The talk will focus on a case study conducted last year in conjunction with Glasgow Decision Support Project (GDSP). This project was initiated involving both the Scottish Enterprise Group (SEG) and Strathclyde University. The project's objective was to help organisations in the Glasgow area make key business decisions by providing access to leading edge decision support methods and expert advice on the process.
The case study conducted revolves around one of the projects undertaken by the GDSP which involved aiding a Glasgow-based charity concerned with the care of disabled clients. The organisation at the time of the study had a residential unit for those patients requiring 24-hour care, and a day-centre. Broadly, the issue facing the organisation was how these facilities should be developed in the future.
Six workshops were run with the client, during which the facilitators of the workshops used three DSS to aid in the decision making process.
In the presentation I will give a detailed description of the case study, outlining the various stages of the decision making process, and how the software developed aided in this process. In addition, I will discuss the various outcomes and learning points that arose from the study.
Portia File, Abertay University
We are designing a communication aid for people who are literate but who cannot speak. Our potential users can type in phases to speak during a conversation but, even with word predication support, this is far too slow for a satisfactory interaction.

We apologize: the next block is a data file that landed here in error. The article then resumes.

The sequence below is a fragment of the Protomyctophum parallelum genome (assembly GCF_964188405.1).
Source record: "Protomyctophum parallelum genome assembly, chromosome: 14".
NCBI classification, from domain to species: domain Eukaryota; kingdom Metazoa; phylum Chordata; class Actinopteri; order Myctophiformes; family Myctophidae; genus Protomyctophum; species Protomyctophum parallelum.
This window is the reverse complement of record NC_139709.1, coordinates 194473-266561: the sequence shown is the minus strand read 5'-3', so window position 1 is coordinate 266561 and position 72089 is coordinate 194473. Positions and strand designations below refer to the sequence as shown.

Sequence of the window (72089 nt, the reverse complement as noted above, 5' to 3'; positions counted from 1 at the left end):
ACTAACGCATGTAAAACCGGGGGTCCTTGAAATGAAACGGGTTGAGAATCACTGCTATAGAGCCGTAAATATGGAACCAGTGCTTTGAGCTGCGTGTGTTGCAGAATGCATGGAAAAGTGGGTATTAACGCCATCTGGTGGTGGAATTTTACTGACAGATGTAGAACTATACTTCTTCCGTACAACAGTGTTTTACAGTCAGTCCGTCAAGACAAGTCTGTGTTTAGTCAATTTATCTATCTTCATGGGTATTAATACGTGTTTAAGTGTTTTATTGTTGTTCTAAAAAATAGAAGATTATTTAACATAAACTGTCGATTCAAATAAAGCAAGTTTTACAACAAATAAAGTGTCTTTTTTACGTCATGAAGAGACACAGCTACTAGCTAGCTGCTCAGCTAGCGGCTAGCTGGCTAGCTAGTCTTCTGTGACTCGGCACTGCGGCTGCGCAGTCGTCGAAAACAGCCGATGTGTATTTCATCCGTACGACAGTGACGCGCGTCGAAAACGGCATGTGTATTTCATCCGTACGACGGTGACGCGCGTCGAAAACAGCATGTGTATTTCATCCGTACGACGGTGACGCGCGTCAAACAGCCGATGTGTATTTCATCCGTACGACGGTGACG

The problem for us is how to help our users participate in conversation satisfactorily and we have designed our aid based on user-constructed pre-stored speech. As interface designers we must help them quickly find appropriate things to say. Our retrieval strategy is based on pragmatic features of conversation and we provide evidence that these features do support user goals. The system is currently being re-designed to enhance the user's social interactions and employment prospects by improving the system usability and by providing structured access to standard office communications.
Richard Bland, University of Stirling
This seminar will review the basics of XML and then give an evaluation of recent developments in XML processing. The talk will cover the following points: - A brief introduction to XML: what it is and why it's useful - Reading/writing XML in Java and Perl - A brief introduction to XSLT - XSLT processing in Java - XML/XSLT Web publishing frameworks, particularly those (like COCOON) based on Java servlet technology
Dave Budgen, Keele University